Mystic Braves

Mystic Braves

Mystic Braves’ might be rooted in the psychedelic scene of the 1960s, but the band’s moment is happening right now.


After an impressive national tour boasting packed shows from Brooklyn to Seattle and beyond, the band returned home to Los Angeles only to sell out their first-ever show at West Hollywood’s legendary Troubadour in advance. It’s only the latest in a string of triumphs for the band, who saw record turnout around the country as they toured in advance of a forthcoming third album.


Based in Echo Park, the Braves — who are signed to influential indie label Lolipop Records — are at the forefront of a white-hot garage band revival, and when the band isn’t selling out shows across the country, they’re playing alongside legendary groups like The Zombies or providing the soundtrack for can’t-miss fashion events like Saint Laurent Paris’ Spring-Summer 2015 collection. While the group — made up of Julian Ducatenzeiler on guitar and vocals, Tony Malacara on bass and vocals, Shane Stotsenberg on guitar and vocals, Cameron Gartung on drums and Ignacio Gonzalez on organ and tambourine — isn’t straying far from what Ducatenzeiler calls “a blend of influence and sound that is unprecedented in contemporary music” on the forthcoming album, there are certainly changes afoot.


“We’ve always been a pop-structured psych band and we’re continuing along those lines,” Ducatenzeiler says. “But we’re trying some new things out as well. We’ve elevated the songwriting” Indeed, the group is experimenting with more exotic instruments and is building a library of new songs to show off its invigorating style not only in the studio but at a series of big-ticket festivals including Burgerama, Desert Days and the Austin Psych Fest.


It’s a long way from how the band began. “We had no idea when we started that we’d come as far as we have,” Ducatenzeiler says. “But from the moment we released our demos, people have really responded.”

L.A. Witch knows how to conjure up the demons in pop. Although the band is only a few years old, one root stretches into the sounds of '60s garage musicians like The Pleasure Seekers and Sonics while the other digs around in Dead Moon and The Breeders.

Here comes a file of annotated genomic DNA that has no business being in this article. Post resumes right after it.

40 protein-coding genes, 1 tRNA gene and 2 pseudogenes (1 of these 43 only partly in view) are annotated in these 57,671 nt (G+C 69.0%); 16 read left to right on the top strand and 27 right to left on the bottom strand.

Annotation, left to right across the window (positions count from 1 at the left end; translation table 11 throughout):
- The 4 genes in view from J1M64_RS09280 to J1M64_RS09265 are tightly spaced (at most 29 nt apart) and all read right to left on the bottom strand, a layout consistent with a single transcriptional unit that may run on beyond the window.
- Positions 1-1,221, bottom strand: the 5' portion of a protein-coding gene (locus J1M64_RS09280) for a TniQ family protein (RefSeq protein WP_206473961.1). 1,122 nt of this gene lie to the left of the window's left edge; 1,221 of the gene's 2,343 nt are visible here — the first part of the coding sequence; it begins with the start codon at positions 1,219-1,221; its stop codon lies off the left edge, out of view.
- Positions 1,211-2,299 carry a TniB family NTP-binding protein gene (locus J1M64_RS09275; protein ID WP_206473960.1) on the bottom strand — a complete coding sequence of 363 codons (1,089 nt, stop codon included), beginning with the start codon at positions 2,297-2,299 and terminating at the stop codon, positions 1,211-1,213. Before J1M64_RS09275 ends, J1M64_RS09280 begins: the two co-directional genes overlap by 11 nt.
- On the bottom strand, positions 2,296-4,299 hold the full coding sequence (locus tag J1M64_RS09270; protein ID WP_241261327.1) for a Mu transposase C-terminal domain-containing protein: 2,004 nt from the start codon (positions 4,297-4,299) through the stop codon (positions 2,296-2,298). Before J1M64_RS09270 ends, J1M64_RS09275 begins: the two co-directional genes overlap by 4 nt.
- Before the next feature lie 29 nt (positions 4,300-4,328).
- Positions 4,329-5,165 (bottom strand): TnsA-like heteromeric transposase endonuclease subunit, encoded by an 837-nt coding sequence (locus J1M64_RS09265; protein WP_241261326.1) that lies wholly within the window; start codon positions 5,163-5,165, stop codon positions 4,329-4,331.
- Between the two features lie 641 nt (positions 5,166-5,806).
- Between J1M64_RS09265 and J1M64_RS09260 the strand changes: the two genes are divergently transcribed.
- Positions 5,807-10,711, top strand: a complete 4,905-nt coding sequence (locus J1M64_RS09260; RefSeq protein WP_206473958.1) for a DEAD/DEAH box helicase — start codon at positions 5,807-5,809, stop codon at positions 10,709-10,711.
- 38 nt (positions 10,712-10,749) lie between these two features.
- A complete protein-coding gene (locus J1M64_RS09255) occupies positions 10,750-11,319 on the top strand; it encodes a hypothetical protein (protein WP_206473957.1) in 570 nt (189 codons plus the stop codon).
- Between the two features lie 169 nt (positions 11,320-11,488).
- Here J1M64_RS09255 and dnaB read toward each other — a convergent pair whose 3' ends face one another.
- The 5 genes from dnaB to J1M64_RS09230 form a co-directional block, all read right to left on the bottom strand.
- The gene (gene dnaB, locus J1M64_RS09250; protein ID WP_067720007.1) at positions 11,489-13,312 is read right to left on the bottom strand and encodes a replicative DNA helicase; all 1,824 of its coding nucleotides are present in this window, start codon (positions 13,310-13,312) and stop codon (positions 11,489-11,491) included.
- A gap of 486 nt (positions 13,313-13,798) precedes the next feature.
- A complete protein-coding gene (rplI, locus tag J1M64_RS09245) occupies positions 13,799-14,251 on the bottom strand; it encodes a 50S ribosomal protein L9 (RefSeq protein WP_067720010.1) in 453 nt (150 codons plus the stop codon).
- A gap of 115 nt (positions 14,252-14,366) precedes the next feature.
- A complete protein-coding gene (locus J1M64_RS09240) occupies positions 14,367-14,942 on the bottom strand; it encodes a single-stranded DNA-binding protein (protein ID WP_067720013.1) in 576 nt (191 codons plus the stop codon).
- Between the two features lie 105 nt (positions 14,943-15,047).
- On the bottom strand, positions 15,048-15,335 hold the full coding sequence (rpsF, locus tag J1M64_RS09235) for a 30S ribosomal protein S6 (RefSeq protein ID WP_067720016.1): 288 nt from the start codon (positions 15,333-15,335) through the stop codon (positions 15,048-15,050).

Their music is raw and bloody, echoing of bad decisions through a thick, smoky haze of reverb. Just like their influences, L.A. Witch preaches the blues; these aren't happy ballads, but if you submerse yourself in them, you come out feeling a hell of a lot better than before.

The Creation Factory

People don't dance anymore to rock bands, but The Creation Factory is here to change that.

Channeling the sounds of 1960s psychedelic beats, the Los Angeles-based five-piece isn't just making music—"we're capturing the sort of sounds that people don't hear anymore," says front man Shane Stots—it's creating an experience.

"We're bringing sounds back from the grave, maybe better than they were before," Stots, who's also a member of L.A. rock group the Mystic Braves, says—and he's not kidding. The group uses authentic 1960s gear (and an era-appropriate look) to create blues-inflected rock designed to get a crowd's feet moving. It's no wonder, then, that the band—which sold out its first show and has a 45 forthcoming on Lolipop Records—will be opening for the Mystic Braves on a sure-to-be-soulful upcoming West Coast tour.

The Creation Factory was formed in 2014 when Stots pieced together a style-infused gang of psychedelic bandits, including band members Iggy Gonzalez (also of the Mystic Braves) on drums, Neil Soiland and Gabriel Pacheco on guitar and Peter Maffei (of The Electric Magpie) on keyboards. Stots himself provides bass and lead vocals.

While the musical appeal of The Creation Factory's hard to ignore, Stots insists the band's also out to show fans what they've been missing. "I'm trying to revive music and expose it to a younger generation," he says. "I'm going backwards to go forward."

So, while the past is firmly on The Creation Factory's side, it's the future that truly belongs to the band.

Cheap Tissue

Directly east of the not-so- bright lights of Downtown Los Angeles, three young men met under a
janky fire escape next to a dumpster and put their shriveled, pocketed dollar bills and loose change
together to pay for the necessities (mostly booze) of starting a new band.
Furthering their minimal efforts in the dull, cultural wasteland known as Echo Park in June 2015:
Andrew Taylor, Jesse Youngblood and Sean Carroll began to write songs with a high level of energy they
felt most people would not really like very much at all. Shortly after, the three found John Tyree
(Richmond Sluts/Dirty Eyes) lurking around the same local dives without a pot to piss in himself. The
four got together infrequently over the next six months and put the not-so- polished touches on the turd
that is CHEAP TISSUE.

Though most would describe CT as a garage-punk/rock 'n' roll outfit, they prefer being referred
to as a very small, extremely sub-par orchestra with no conductor and the tendency to play songs at
whatever tempo they feel like.

Brandishing snarling, fuzzy guitars and three "singers" up front, Cheap Tissue is coming to
sloppily satisfy the needs of your girlfriend, sister and mother. And guess what? You won't even care.

$16 ADV - $20 DOOR

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